Why Wildshaping into an Owlbear Won’t Break Your D&D Game

The trailer for the new D&D movie, Dungeons & Dragons: Honor Among Thieves dropped this week. The trailer features a clip where the druid wild shapes into an owlbear!

“But wait,” rules lawyers insist, “a druid can’t turn into an owlbear!”

Technically, they’re right. By the book, druids turn into beasts. And the owlbear is a monstrosity. But it hasn’t always been that way.

What Monster Type Are Owlbears?

Owlbears are one of D&D’s original monsters, going back to a grab bag of plastic toys that Gary Gygax used as miniatures. But, monsters didn’t have types back then. When creatures were first assigned types in 3rd Edition (3e), owlbears were magical beasts. In 4th edition (4e), D&D combined two monster types and made owlbears into fey beasts.

5th Edition (5e) doesn’t have multiple creature types (yet), so when the 5e Monster Manual was printed, they needed to trim down the multitype. Perhaps owing to their more monstrous descriptions in the pre-type era, owlbears shed both their old types and became pure monstrosities.

Could Owlbears Be Beasts?

The owlbear’s monstrosity designation is not set in stone. D&D has recently been experimenting with multiple creature types for character races. While the Centaurs and Minotaurs Unearthed Arcana (May 2018) was the first to feature this tech, the Hybrid Nature feature did not make the final cut for either race.

That wasn’t the end, but it was a while before it surfaced again. Multitype races appeared again in the Gothic Lineages Unearthed Arcana (January 2021). The Dhampir, Hexblood, and Reborn “races” appeared in Van Richten’s Guide to Ravenloft, but all were trimmed down to a single type:

While a second type hasn’t been added for owlbear, (a) it’s something that has been done in past editions, and (b) it’s on this edition’s radar as a possibility. Don’t be surprised if you see multitype creatures appear in D&D’s 2024 update of 5th Edition.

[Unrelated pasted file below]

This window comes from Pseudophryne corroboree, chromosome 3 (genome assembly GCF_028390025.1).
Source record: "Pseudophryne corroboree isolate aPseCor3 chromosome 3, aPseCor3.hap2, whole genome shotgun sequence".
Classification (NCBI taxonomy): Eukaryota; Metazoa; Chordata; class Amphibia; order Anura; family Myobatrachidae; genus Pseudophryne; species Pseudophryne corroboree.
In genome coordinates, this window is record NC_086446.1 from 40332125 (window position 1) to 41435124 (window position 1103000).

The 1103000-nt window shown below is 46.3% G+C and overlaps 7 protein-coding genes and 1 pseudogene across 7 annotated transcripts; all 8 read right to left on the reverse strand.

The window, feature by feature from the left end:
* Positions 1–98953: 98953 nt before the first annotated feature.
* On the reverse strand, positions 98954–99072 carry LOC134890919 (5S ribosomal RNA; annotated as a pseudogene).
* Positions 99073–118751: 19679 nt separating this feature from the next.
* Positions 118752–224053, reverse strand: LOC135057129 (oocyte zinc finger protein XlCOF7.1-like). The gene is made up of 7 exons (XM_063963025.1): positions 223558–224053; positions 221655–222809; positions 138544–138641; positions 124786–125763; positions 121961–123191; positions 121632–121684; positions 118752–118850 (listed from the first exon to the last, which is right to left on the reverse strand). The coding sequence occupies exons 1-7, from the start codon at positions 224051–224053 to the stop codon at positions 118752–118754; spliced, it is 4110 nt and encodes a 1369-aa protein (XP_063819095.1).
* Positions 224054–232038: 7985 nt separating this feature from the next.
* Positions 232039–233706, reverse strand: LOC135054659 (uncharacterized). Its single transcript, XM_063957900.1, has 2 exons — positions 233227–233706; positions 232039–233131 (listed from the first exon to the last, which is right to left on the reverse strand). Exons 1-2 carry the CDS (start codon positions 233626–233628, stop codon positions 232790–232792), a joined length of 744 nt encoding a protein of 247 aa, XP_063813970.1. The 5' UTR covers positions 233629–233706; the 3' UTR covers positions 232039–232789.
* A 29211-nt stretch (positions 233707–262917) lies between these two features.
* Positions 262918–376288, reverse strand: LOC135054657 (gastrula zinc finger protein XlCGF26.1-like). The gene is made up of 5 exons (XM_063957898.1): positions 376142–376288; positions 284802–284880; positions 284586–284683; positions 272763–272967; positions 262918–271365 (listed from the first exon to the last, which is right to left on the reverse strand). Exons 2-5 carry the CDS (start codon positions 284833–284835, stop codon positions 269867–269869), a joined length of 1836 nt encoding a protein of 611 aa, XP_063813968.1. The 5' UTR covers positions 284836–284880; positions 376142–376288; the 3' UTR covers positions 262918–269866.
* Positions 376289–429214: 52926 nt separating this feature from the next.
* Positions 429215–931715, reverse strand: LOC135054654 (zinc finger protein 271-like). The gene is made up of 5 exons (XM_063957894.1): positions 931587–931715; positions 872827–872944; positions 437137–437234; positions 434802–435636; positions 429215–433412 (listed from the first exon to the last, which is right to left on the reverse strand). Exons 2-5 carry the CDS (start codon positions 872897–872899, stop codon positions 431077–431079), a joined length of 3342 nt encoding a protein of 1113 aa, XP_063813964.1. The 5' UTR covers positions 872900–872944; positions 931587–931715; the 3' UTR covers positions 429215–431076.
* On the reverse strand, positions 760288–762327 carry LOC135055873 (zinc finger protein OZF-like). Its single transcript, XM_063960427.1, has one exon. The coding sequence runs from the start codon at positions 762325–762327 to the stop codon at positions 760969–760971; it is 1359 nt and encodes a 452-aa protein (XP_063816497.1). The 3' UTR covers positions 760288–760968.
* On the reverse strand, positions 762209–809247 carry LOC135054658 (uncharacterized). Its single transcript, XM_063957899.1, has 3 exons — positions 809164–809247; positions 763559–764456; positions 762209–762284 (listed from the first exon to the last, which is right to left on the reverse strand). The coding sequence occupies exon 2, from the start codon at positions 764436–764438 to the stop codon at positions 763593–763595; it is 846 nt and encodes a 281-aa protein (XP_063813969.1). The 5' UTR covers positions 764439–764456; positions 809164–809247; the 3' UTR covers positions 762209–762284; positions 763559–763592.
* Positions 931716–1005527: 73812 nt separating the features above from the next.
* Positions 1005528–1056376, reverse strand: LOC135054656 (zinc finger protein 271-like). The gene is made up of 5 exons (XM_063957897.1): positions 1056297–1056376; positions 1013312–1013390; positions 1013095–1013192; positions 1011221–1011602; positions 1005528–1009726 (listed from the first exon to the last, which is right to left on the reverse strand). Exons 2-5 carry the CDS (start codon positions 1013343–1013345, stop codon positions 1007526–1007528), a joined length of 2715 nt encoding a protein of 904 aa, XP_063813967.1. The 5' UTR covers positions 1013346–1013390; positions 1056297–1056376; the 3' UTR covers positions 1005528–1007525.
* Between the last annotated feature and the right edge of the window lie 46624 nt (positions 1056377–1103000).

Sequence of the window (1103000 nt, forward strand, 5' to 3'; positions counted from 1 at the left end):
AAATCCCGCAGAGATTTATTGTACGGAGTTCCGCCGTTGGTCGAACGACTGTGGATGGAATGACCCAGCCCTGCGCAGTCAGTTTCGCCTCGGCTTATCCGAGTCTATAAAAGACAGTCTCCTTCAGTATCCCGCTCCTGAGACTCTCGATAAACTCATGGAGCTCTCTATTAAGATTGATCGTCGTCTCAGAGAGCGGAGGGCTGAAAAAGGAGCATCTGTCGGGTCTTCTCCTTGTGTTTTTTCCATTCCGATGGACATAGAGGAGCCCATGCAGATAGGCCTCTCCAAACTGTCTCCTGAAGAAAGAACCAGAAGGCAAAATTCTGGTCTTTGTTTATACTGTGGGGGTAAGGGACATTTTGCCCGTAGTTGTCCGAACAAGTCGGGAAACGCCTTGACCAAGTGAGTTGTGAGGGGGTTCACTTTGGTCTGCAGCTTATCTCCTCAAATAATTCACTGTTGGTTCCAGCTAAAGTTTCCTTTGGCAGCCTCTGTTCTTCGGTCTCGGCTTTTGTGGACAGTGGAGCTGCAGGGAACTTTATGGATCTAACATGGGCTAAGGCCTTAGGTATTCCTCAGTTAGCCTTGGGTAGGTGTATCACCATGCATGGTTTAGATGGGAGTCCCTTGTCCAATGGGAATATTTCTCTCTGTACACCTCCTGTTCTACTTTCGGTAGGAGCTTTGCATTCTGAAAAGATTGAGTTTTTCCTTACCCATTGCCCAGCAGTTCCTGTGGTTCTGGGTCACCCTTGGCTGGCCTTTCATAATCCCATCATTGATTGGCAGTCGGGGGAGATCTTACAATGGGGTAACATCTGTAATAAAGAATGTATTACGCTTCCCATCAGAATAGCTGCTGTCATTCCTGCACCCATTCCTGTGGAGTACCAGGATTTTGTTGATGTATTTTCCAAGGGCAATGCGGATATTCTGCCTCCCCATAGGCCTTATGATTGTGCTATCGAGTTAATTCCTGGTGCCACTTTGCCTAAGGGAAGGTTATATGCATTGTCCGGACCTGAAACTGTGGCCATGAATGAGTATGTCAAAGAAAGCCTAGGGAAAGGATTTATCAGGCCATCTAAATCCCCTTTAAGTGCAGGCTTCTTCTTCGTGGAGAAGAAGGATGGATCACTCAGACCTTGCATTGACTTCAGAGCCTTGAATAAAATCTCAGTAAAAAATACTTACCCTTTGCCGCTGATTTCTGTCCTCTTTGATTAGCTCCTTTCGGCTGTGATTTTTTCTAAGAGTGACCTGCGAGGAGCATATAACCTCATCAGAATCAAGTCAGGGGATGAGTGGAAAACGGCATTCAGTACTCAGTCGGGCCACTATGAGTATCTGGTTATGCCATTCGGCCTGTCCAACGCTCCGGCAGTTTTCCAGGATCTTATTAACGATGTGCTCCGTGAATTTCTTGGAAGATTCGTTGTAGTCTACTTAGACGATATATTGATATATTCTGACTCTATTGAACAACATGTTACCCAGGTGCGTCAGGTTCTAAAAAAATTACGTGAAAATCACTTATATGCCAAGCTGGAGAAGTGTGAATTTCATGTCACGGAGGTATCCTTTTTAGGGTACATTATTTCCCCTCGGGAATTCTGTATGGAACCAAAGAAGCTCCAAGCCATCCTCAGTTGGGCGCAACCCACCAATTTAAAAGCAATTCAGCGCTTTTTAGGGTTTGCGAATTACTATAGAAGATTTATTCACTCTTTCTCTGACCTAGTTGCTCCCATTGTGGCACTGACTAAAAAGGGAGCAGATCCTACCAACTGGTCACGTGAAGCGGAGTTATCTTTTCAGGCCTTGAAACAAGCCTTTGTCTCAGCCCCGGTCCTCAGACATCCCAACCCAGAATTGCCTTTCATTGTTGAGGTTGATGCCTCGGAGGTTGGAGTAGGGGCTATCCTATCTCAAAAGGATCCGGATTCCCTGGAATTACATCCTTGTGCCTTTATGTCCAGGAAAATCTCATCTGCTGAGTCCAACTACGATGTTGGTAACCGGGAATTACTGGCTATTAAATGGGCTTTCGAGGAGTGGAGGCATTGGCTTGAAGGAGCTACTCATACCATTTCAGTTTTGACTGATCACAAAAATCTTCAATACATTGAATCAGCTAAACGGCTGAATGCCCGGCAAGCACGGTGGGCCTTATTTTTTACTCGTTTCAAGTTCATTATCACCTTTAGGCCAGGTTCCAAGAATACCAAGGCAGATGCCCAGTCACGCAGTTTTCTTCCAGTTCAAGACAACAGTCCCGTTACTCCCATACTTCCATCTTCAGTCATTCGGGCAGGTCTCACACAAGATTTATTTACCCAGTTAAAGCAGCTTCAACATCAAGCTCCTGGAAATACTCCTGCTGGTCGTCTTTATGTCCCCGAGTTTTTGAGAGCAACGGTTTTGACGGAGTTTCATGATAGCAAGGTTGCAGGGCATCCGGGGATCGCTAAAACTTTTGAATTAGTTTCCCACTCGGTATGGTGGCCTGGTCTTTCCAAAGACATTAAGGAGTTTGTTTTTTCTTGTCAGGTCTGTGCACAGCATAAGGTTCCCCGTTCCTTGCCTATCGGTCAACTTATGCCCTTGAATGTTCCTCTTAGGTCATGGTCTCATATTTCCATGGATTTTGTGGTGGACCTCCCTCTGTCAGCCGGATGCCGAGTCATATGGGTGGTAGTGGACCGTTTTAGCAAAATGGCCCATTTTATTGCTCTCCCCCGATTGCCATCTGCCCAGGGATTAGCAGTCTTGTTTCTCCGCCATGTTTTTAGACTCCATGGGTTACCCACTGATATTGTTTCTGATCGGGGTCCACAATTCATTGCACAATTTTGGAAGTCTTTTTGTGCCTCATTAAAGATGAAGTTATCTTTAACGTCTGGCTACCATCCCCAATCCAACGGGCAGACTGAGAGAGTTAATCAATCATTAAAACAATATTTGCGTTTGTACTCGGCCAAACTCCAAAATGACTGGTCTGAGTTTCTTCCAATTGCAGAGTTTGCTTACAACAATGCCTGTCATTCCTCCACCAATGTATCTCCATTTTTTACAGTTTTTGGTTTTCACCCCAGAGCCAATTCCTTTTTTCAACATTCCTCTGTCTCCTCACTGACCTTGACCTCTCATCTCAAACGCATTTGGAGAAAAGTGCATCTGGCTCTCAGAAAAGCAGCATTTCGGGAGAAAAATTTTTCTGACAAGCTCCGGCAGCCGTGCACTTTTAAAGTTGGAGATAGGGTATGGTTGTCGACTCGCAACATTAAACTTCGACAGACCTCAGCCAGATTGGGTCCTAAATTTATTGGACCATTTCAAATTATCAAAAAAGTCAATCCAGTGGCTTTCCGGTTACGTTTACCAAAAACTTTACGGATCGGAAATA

The next owlbear printing may be a monstrous beast. Or perhaps a fey beast, as they were represented in 4e. Or maybe even a monstrous fey beast, combining all the historical treatments.

What’s the Risk?

Be confident in breaking the rules without thinking you’ll break the game.

Most DMs are happy to “rule of cool” around the beast restriction and allow their druids to wild shape into an owlbear. If you’re on the fence, perhaps the owlbear’s historical treatment as a beast is enough to sell you.

But, some DMs still want to see the numbers. They understand that rules generally have reasons and don’t want to do something that might break their game.

In the case of the druid, this is generally good advice. You don’t want to expand the range of creatures too far beyond beasts (and the occasional elemental), since beasts tend to punch below their weight class compared to creatures of other types.

Owlbears vs. Beasts

The question is whether this specific case is within reasonable bounds. Let’s compare the owlbear to other CR3 beasts and see how they stack up! We’ll use Basic Rules monsters so we can compare contemporaneous design, without the concern of power creep.

As you can see by this comparison, there’s nothing statistically outrageous about the owlbear.


Defensively, owlbears are outclassed by all the CR3 beasts. The owlbear’s 13 Armor Class (AC) only exceeds the killer whale, who sports 50% more Hit Points (HP) to compensate. The owlbear’s HP beats the giant scorpion by 7, but it cedes 2 AC to the giant scorpion. The ankylosaurus also clocks in at 15 AC, plus it has higher HP.


Offensively, the owlbear holds its own with CR 3 beasts. The owlbear gets two attacks in a class of beasts that ranges from one to three attacks. The owlbear’s attack bonus is best in class (matching the ankylosaurus) and its total damage is also competitive (falling behind only the giant scorpion). However, it doesn’t get any fun attack riders like auto-grapple or prone, and it doesn’t have reach like the ankylosaurus.


The owlbear gets darkvision, which can give them the upper hand in the dark. But, it’s not as broadly effective as the giant scorpion’s blindsight 60′ and the killer whale’s blindsight 120′ (echolocation). Keen Senses also help the owlbear avoid an ambush; they’re not unprecedented for CR 3 beasts.

Among all these creatures, the whale is the most likely to experience some benefit from the environment it’s fighting in. Its swim speed allows it to avoid attacking with disadvantage underwater.

The owlbear is on the smaller range as a large creature, which can provide benefits and drawbacks depending on the situation. Larger creatures can control more space, but they also present a larger surface area for attacks.


Thematically and statistically, owlbears are perfect candidates for wild shape. You can safely allow this change without worrying about your game balance.

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